Parsing with XLE

There are three key ideas that XLE uses to make its parser efficient:

The first idea is to pay careful attention to the interface between phrasal and functional constraints. In particular, XLE processes all of the phrasal constraints first using a chart, and then using the result to decide which functional constraints to process. This is more efficient than interleaving phrasal and functional constraints since the phrasal constraints can be processed in cubic time, whereas the functional constraints may take exponential time. Thus, the phrasal constraints make a good polynomial filter for the functional constraints.

The second key idea is to use contexted unification to merge multiple feature structures together into a single, packed feature structure. This approach allows to handle ambiguity by preserving all possible representations – and interpretations – for one single sentence. Further information on ambiguity management can be found here.

The third key idea is to use lazy contexted copying during unification. Lazy contexted unification only copies up as much of the two daughter feature structures of a subtree as is needed to determine whether the feature structures are unifiable. If the interaction between the daughter feature structures are bounded, then XLE will do a bounded amount of work per subtree. Since there are at most a cubic number of subtrees in the chart, then XLE can parse sentences in cubic time when the interactions between daughter feature structures are bounded.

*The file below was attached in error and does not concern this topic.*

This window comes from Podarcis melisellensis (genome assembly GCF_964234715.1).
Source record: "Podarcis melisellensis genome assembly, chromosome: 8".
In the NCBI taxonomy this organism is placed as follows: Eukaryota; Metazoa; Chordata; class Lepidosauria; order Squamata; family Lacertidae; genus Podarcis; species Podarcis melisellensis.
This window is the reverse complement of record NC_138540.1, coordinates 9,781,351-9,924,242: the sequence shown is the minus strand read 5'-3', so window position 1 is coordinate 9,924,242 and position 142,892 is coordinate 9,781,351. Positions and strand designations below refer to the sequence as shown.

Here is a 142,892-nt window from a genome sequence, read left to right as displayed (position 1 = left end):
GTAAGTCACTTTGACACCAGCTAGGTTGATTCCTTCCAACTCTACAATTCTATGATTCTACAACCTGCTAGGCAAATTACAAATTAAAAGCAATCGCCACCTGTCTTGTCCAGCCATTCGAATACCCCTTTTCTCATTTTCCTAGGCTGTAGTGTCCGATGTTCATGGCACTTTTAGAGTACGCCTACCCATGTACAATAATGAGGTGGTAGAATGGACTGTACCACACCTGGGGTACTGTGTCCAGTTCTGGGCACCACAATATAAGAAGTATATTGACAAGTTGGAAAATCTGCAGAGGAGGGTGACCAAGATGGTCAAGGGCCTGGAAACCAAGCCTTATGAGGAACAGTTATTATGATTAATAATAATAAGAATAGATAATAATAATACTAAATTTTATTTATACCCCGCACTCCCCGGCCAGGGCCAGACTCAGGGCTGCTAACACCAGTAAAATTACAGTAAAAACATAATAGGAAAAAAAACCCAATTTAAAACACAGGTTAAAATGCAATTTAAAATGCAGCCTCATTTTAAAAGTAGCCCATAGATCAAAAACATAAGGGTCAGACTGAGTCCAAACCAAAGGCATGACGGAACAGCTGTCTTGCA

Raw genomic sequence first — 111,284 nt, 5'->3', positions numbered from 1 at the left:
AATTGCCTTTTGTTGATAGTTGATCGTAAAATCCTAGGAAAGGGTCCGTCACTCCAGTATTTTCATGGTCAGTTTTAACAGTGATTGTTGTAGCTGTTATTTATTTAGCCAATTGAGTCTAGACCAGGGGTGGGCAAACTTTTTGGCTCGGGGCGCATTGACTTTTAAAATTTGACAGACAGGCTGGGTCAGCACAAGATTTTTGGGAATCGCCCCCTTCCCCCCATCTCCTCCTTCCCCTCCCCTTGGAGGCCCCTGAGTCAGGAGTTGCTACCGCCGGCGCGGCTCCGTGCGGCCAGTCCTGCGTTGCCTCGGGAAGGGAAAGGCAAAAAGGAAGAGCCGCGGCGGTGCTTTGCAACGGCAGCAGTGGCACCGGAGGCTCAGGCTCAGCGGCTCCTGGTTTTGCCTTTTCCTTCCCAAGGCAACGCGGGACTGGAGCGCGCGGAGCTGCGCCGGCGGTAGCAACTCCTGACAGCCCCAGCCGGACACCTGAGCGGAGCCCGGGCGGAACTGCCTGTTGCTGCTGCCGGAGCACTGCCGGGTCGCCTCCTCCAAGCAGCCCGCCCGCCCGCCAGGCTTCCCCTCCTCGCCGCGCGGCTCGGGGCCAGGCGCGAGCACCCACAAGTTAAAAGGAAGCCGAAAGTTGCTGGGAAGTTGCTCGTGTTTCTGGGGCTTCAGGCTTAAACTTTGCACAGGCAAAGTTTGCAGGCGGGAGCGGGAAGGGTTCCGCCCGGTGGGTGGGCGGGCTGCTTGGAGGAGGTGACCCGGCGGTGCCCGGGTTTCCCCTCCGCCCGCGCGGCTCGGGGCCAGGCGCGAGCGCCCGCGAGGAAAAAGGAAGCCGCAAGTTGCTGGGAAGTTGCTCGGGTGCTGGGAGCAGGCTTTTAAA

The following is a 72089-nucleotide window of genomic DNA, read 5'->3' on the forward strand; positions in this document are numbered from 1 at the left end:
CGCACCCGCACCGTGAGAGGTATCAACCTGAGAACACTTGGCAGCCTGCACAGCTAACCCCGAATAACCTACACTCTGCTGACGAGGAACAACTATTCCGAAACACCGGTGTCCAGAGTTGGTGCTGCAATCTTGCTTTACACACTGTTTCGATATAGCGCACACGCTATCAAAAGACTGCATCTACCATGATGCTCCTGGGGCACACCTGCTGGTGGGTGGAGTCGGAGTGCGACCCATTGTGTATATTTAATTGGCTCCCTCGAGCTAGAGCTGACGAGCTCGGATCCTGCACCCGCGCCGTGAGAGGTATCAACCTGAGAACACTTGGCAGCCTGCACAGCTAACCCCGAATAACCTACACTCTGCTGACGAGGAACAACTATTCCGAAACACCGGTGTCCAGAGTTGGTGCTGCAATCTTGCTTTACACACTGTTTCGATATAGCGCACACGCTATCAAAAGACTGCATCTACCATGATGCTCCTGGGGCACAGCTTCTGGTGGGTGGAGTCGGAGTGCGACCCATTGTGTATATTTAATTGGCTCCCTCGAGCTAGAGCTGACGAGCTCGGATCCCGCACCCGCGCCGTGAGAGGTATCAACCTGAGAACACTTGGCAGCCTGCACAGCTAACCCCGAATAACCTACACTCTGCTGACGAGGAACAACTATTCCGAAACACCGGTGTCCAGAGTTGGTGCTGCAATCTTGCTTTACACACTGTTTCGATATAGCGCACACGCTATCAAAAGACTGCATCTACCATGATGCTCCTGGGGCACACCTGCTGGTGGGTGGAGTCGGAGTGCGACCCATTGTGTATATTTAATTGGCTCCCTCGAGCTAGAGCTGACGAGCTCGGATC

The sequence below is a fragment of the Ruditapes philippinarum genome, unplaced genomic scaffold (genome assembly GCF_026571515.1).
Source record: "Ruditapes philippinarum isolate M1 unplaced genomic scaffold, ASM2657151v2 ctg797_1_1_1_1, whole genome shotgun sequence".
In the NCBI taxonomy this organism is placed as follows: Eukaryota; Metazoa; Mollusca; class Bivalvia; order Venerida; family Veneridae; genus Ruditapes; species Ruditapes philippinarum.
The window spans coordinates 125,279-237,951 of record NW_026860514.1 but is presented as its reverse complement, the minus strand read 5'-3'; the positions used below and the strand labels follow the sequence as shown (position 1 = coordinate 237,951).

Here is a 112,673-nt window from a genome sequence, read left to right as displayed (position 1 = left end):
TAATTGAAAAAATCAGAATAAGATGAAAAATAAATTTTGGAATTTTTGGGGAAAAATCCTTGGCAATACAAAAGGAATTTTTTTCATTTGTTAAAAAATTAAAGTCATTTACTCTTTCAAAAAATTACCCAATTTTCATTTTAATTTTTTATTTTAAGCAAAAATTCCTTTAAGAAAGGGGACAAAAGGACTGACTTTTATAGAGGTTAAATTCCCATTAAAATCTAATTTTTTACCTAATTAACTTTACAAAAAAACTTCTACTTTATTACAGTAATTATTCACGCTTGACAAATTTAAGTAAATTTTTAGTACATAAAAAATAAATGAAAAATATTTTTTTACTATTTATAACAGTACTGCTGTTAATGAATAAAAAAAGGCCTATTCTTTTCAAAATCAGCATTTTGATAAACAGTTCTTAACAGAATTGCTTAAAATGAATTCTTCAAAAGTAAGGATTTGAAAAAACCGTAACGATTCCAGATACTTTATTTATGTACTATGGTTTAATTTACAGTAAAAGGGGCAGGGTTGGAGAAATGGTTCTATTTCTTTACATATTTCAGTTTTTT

Here is a scatterplot of XLE applied to a corpus of sentences from the documentation of the HomeCentre, a multi-function copier/printer device marketed by Xerox. Each sentence is plotted according to the number of local subtrees that it has (on the x-axis) and the time that it takes to parse the sentence (on the y-axis). If the time grows linearly in the number of subtrees, then this means that a bounded amount of work is being done per subtree and so XLE is parsing in cubic time. By doing a linear regression we find that 79 percent of the time can be explained by the number of subtrees in this corpus. The data points that are higher than expected correspond to sentences that have a lot of coordination and/or long-distance dependencies. These constructions require a lot of the feature structure to be copied up, and so they increase the effective grammar constant.

At last, XLE uses to strategies to ensure robustness in the face of ill-formed inputs and shortfalls in the coverage of the grammar. You can find more information on this topic here.